an evaluation level specified by identifying a particular level in the hierarchy of each data dimension.
7. The system of claim 6, wherein one or more data measures in the objective function have an associated data value in a data storage location for each of one or more intersections in the problem domain.
8. The system of claim 6, wherein the objective function further comprises an aggregation domain for each data measure.
9. The system of claim 1, wherein the server is further operable to replicate a single constraint in the multi-dimensional format into multiple constraints in the multi-dimensional format, the single constraint including one or more coverage sets identifying multiple members of one or more data dimensions to which the constraint applies.
10. A method for optimization using multi-dimensional data, comprising:
receiving a problem instance to be solved using an optimization engine, the problem instance specified in a multi-dimensional format associated with a multidimensional data model that includes plurality of data dimensions each including a hierarchy of members, the problem instance comprising an objective function, an optimization operator, and one or more constraints, the optimization engine being unable to solve the problem instance comprising the objective function, the optimization operator, and the one or more constraints in the multi-dimensional format;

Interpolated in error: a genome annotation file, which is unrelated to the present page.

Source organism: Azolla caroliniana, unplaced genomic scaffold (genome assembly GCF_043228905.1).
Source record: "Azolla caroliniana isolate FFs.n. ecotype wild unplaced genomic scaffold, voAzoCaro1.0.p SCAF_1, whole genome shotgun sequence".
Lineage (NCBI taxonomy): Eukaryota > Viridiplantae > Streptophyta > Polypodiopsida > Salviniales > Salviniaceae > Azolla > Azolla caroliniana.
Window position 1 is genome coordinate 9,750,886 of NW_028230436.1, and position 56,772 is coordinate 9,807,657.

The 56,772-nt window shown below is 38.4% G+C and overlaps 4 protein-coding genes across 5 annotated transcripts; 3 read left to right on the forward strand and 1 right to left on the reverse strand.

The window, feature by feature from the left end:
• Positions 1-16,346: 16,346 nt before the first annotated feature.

using a transformation module, transforming the problem instance comprising the objective function, the optimization operator, and the one or more constraints into a format appropriate for the optimization engine;